Mac

Check that you have either the Firefox or the Chrome browser installed and set as your default browser. OpenRefine runs in your default browser. It may not run correctly in Safari.

Download software from http://openrefine.org/.

Create a new directory called OpenRefine.

Unzip the downloaded file into the OpenRefine directory by double-clicking it.

Go to your newly created OpenRefine directory.

Launch OpenRefine by dragging the icon into the Applications folder.

Use Ctrl-click/Open ... to launch it.

If you are using a different browser, or if OpenRefine does not automatically open for you, point your browser at http://127.0.0.1:3333/ or http://localhost:3333 to use the program.

Linux

Check that you have either the Firefox or the Chrome browser installed and set as your default browser. OpenRefine runs in your default browser.

Download software from http://openrefine.org/.

Make a directory called OpenRefine.

Unzip the downloaded file into the OpenRefine directory.

Go to your newly created OpenRefine directory.

Launch OpenRefine by entering ./refine into the terminal within the OpenRefine directory.

If you are using a different browser, or if OpenRefine does not automatically open for you, point your browser at http://127.0.0.1:3333/ or http://localhost:3333 to use the program.

Git

Git is a version control system that lets you track who made changes to what when and has options for easily updating a shared or public version of your code on github.com. You will need a supported web browser.

You will need an account at github.com for parts of the Git lesson. Basic GitHub accounts are free. We encourage you to create a GitHub account if you don't have one already. Please consider what personal information you'd like to reveal. For example, you may want to review these instructions for keeping your email address private provided at GitHub.

Video Tutorial
  1. Download the Git for Windows installer.
  2. Run the installer and follow the steps below:
    1. Click on "Next" four times (two times if you've previously installed Git). You don't need to change anything in the Information, location, components, and start menu screens.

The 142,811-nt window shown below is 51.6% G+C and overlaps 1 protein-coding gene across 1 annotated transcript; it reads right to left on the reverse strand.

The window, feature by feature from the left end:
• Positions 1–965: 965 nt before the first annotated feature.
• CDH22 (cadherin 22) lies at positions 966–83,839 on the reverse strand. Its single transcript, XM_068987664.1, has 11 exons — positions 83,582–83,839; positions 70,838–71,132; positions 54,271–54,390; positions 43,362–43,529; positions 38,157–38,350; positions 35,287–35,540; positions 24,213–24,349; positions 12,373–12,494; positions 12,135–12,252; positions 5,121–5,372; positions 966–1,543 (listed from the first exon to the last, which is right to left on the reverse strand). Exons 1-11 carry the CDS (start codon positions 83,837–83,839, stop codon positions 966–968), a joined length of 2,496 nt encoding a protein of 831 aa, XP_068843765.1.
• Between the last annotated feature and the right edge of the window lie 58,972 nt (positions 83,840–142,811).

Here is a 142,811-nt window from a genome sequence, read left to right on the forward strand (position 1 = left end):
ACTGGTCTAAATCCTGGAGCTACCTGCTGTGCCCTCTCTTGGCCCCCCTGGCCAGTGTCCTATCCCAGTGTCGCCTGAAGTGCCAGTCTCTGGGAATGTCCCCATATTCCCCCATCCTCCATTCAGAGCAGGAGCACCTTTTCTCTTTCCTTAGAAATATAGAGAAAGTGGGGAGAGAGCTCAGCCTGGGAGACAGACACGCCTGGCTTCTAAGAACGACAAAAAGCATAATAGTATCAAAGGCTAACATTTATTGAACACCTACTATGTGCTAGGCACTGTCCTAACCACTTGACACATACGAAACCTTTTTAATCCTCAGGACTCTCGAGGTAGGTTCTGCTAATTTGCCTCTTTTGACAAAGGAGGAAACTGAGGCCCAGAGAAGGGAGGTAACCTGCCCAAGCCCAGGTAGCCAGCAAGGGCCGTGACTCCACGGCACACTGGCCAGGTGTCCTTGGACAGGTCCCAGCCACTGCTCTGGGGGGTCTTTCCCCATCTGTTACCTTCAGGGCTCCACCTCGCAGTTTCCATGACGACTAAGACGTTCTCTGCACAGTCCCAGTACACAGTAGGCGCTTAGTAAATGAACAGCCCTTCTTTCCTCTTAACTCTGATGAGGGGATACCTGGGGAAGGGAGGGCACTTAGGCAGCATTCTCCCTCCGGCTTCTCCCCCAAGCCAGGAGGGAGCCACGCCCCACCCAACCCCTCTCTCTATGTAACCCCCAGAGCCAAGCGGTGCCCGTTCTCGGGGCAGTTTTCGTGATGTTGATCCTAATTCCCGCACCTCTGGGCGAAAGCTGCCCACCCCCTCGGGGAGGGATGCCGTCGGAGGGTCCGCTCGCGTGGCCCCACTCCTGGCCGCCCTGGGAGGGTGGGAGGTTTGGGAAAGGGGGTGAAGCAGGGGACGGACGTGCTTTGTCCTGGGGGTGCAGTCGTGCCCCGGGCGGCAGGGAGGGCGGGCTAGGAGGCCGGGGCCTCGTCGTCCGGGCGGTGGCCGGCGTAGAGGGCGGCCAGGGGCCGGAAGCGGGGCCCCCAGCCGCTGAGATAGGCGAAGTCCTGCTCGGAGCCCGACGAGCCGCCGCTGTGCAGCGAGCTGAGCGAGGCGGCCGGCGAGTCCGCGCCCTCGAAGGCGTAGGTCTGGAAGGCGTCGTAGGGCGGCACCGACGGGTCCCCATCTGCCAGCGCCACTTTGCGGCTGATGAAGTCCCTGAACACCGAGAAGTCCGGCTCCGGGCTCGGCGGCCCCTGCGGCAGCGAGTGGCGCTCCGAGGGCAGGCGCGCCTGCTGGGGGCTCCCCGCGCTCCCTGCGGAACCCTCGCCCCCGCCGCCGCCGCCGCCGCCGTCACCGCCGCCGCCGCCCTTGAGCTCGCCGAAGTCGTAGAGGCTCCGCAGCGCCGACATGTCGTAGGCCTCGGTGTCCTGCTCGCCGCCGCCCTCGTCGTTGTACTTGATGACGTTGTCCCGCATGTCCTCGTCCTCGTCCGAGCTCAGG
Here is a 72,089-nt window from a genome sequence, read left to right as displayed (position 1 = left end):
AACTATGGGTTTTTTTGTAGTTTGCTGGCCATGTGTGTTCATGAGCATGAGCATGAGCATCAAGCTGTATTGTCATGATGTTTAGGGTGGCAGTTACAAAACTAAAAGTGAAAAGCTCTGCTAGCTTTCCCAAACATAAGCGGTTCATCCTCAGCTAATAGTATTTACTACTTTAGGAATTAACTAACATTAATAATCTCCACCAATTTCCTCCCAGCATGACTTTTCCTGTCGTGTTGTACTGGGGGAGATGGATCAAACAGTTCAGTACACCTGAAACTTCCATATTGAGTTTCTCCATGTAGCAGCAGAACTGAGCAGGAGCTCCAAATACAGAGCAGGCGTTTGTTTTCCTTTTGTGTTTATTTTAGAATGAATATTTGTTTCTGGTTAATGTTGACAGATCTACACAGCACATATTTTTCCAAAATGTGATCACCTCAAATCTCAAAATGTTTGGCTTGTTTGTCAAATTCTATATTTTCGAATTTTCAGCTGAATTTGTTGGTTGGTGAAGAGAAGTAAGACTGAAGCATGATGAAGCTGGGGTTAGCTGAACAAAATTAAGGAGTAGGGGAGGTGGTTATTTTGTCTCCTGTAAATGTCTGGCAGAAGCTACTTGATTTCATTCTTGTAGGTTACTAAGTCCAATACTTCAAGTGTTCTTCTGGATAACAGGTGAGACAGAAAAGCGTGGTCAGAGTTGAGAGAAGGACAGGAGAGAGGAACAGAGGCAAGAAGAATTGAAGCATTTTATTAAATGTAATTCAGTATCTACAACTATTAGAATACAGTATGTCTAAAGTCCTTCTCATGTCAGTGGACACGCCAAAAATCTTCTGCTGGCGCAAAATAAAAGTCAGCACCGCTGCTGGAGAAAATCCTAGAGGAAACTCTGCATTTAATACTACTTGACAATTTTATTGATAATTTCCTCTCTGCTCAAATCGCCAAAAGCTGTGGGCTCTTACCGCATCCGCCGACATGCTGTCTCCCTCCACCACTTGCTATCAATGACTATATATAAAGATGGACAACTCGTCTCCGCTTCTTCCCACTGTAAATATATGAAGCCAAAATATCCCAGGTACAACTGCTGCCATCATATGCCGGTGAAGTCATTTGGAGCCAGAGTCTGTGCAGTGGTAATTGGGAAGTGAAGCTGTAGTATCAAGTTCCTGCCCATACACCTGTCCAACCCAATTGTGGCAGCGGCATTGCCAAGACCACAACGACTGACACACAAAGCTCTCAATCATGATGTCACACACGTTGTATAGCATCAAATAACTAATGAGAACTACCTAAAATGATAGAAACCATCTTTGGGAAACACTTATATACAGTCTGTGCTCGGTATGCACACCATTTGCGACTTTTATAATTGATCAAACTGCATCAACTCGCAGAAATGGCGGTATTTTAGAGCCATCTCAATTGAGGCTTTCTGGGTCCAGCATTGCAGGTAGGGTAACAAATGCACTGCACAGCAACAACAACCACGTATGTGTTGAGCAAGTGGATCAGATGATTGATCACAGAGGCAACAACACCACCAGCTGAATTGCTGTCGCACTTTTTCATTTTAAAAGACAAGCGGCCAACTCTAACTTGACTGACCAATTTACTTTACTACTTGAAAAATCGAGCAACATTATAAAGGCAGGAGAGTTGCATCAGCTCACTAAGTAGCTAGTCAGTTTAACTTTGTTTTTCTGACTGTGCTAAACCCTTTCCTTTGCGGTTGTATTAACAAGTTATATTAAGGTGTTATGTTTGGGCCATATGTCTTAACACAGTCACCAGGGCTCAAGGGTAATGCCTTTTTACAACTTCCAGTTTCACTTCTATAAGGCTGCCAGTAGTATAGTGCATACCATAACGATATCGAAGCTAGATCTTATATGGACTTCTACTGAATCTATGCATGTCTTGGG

2. Select “Use the nano editor by default” and click on “Next”.
    3. Keep "Use Git from the Windows Command Prompt" selected and click on "Next". If you forgot to do this programs that you need for the workshop will not work properly. If this happens rerun the installer and select the appropriate option.
    4. Click on "Next".
    5. Keep "Checkout Windows-style, commit Unix-style line endings" selected and click on "Next".
    6. Select "Use Windows' default console window" and click on "Next".
    7. Click on "Install".
    8. Click on "Finish".
  3. If your "HOME" environment variable is not set (or you don't know what this is):
    1. Open command prompt (Open Start Menu then type cmd and press [Enter])
    2. Type the following line into the command prompt window exactly as shown:

      setx HOME "%USERPROFILE%"

    3. Press [Enter], you should see SUCCESS: Specified value was saved.
    4. Quit command prompt by typing exit then pressing [Enter]
Video Tutorial

For OS X 10.9 and higher, install Git for Mac by downloading and running the most recent "mavericks" installer from this list. Because this installer is not signed by the developer, you may have to right click (control click) on the .pkg file, click Open, and click Open on the pop up window. After installing Git, there will not be anything in your /Applications folder, as Git is a command line program. For older versions of OS X (10.5-10.8) use the most recent available installer labelled "snow-leopard" available here.

If Git is not already available on your machine you can try to install it via your distro's package manager. For Debian/Ubuntu run sudo apt-get install git and for Fedora run sudo dnf install git.